Starting the Fifth Novella

Blog Post No. 454

ek9ec_bxsainecfIt’s August (already, somehow) and for better or worse, I’ve put the Invasion Novel aside to start the fifth novella, Snow from a Distant Sky. I had a really good plan for July that would result in me getting the third and fourth draft of the novel done and (ideally) put me in a good position to have some folks get their first look at the book. That didn’t happen. Between going back to the day job and the earwig invasion, I only managed to get the third draft done. I think I managed to make it a good one, though. I didn’t want to rush (because I would miss a bunch and it would have been a waste of time and effort) but there is still a long way to go. It’s definitely not ready for people to see.

I don’t mind taking a break from the editing. I’ve said it many times, I much prefer writing to editing. Even though it’s more work to sit and create day after day, it comes easier to me. Since starting is the hardest part the fact that starting writing is easier makes a big difference. Not that editing is completely joyless. It’s just more of a drag than writing. The new novella comes with its own hangups, though.

fu7ohvagk3to2t1Like with the last two, I hope to make this novella shorter. I failed those times and I told myself I would do more planning for this book so that I would wander less and stick to the plot more, but I didn’t. So, we’ll see how much it gets out of hand. I don’t intend to make it as short as Thinking Machine. That first book suffered from me constraining the length. I hope to make Snow about 35 000 words. It’s hubris to state a length before I’ve really gotten into the book, but I’m determined to make it more concise and to limit the amount that I have to cut in the edits (especially after Break/Interrupt and the Invasion Novel). As long as I can keep it under 40 000 words, I’ll feel like I did a good job. As long as the length and the story fit well, that is.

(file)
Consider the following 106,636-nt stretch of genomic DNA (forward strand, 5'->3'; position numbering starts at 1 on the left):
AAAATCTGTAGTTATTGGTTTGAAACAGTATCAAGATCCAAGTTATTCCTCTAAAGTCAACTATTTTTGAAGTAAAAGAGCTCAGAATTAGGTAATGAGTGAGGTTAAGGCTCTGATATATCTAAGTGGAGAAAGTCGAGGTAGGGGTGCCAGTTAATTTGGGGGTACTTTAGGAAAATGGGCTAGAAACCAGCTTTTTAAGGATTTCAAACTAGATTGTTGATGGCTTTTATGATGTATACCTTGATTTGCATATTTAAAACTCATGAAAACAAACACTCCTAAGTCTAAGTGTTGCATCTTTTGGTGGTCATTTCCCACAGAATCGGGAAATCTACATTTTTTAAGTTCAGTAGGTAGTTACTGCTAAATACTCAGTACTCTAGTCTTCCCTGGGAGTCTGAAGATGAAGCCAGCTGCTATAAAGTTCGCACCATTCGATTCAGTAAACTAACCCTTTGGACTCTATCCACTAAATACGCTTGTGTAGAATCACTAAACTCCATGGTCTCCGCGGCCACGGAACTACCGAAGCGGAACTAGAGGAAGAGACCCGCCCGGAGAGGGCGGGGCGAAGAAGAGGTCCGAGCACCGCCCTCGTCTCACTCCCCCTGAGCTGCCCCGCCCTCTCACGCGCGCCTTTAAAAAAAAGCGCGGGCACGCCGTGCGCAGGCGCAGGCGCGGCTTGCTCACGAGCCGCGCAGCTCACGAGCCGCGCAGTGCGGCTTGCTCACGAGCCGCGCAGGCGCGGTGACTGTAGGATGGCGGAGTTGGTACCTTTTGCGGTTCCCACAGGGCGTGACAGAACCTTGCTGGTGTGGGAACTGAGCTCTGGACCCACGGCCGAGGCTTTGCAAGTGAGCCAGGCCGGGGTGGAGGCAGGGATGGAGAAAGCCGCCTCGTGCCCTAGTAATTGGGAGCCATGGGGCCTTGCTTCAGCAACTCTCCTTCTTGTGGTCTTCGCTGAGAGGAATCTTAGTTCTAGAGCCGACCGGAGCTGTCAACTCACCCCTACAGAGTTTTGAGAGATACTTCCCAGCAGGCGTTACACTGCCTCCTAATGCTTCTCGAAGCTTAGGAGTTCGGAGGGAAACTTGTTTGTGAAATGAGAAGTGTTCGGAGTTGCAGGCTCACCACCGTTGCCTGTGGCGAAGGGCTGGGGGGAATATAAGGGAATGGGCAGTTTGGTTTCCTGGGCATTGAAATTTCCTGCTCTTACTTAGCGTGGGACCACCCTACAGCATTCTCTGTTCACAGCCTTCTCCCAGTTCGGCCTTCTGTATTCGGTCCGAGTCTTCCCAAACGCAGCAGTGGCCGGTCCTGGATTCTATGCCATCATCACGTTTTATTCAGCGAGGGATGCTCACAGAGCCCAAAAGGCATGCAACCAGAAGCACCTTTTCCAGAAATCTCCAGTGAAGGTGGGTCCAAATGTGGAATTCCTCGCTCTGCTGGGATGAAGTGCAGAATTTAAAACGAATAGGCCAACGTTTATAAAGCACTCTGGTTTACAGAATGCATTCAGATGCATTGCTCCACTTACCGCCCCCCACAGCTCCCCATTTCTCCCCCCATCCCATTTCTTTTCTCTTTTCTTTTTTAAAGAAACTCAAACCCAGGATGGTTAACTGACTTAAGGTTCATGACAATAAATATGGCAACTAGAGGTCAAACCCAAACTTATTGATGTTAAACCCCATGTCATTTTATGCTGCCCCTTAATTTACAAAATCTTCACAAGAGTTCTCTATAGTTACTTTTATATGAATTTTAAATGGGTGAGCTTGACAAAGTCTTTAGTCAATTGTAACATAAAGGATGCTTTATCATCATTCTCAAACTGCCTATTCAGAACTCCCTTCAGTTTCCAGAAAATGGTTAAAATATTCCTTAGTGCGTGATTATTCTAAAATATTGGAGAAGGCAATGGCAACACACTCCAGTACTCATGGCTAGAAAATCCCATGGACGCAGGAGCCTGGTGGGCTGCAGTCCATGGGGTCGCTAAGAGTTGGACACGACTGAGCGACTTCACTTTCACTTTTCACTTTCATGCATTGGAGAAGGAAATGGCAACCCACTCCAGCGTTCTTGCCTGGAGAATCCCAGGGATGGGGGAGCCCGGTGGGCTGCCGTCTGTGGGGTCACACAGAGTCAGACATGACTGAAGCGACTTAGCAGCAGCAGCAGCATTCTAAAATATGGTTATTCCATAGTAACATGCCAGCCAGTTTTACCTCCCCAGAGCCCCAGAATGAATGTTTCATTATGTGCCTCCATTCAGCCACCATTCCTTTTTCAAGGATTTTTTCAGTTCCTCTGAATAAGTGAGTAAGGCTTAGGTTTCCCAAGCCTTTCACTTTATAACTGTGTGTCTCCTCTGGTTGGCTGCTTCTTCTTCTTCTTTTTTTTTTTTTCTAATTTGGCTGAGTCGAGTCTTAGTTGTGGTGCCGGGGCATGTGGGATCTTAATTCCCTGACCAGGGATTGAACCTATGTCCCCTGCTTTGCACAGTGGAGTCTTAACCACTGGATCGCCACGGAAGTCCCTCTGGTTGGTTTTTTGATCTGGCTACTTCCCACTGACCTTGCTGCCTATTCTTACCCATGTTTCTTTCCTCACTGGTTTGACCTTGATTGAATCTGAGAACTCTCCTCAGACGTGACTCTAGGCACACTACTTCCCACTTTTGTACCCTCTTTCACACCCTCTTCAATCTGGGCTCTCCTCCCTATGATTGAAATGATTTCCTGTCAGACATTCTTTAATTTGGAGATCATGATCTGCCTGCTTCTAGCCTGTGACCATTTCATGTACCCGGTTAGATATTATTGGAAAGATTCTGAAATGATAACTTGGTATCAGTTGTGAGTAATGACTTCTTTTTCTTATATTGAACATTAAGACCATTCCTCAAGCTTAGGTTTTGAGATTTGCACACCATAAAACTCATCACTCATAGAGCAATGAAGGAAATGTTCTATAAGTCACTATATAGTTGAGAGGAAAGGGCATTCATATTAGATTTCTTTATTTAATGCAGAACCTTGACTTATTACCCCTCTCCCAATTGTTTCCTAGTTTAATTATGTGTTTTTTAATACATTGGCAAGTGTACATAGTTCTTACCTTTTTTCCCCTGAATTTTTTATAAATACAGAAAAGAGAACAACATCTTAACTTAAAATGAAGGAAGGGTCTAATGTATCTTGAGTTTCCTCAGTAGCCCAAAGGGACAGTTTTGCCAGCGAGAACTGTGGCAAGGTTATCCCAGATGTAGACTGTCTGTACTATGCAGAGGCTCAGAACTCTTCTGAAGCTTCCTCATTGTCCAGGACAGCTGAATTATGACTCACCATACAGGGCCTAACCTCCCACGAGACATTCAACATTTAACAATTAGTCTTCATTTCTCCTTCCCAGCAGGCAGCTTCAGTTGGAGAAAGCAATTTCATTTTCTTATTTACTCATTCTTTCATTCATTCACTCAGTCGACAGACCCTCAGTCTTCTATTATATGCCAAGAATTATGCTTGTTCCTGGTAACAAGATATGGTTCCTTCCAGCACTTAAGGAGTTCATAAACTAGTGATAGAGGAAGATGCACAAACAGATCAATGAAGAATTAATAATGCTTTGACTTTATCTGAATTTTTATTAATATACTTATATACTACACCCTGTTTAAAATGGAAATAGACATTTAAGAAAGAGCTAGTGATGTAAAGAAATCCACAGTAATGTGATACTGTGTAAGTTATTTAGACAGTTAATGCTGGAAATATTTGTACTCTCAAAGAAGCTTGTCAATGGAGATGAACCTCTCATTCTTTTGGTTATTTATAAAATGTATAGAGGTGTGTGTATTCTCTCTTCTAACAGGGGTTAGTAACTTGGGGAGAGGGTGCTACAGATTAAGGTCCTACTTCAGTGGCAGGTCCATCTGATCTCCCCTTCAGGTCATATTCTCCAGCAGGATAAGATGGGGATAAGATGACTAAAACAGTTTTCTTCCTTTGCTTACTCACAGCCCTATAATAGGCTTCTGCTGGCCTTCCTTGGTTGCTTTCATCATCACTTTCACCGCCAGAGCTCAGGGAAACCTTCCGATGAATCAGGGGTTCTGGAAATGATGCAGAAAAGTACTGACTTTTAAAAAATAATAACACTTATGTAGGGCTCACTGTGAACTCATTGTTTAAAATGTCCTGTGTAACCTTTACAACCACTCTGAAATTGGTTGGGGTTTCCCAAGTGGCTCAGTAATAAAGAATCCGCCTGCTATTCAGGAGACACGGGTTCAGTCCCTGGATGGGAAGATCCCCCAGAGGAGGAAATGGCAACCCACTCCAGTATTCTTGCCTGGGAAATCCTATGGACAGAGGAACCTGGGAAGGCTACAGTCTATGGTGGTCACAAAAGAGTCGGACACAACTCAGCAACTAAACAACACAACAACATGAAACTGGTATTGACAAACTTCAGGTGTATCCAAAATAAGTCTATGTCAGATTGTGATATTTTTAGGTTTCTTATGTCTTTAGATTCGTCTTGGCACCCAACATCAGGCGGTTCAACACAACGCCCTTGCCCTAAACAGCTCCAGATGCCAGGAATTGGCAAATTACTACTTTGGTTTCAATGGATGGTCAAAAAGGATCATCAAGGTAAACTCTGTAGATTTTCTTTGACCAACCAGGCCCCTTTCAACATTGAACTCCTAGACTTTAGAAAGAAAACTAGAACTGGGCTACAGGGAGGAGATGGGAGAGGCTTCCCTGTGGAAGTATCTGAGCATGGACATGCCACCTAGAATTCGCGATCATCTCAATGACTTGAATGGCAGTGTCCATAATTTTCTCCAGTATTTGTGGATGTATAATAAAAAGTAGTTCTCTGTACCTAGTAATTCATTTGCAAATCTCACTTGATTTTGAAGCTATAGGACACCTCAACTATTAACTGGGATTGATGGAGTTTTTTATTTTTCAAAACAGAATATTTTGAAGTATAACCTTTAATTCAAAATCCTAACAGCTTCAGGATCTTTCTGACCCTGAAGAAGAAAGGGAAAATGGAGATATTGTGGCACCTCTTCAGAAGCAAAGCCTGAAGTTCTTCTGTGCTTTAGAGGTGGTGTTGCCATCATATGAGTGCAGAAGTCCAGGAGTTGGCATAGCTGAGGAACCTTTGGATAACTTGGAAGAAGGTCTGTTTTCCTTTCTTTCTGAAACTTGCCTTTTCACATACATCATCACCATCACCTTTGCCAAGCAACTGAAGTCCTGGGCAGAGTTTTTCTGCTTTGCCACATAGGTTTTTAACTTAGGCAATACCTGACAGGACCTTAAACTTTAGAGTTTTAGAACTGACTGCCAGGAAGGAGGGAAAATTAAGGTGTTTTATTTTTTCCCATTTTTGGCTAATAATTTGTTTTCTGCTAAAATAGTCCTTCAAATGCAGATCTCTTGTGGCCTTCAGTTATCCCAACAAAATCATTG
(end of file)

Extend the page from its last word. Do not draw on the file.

Starting with a blank page is always intimidating, too. I’ll never get used to having nothing but a blinking cursor staring me in the face. Thankfully I’ve have enough experience that I know I can turn that blank page into a few thousand words in a matter of days. The most intimidating thing about this book is that I’ve been building it up throughout the series and put it off, twice. Time has made it a bigger deal than it really should be. The idea is one that I’ve had (and failed to make progress with) since at least 2004.

jxrwv3n1ffixSince I’m taking a break from the novellas after this, it’s also kind of a wrap up of what I’ve been building. It’s not going to tie up every loose end, but it will answer some of the questions I’ve let hang in the other books. Like, who is that guy who keeps showing up with impossible doors and snow? Some folks have asked me about it and I don’t want the answer that I’ve put off to be a disappointing one. All I can do is write it, though. Worrying about it too much is a good way to get stuck. Here’s hoping that by the end of the month I’ll either be done the first draft, or really close.

4 thoughts on “Starting the Fifth Novella

  1. Pingback: Writing a Book for the Second Time – Ben Van Dongen

  2. Pingback: First Draft of Snow from a Distant Sky – Ben Van Dongen

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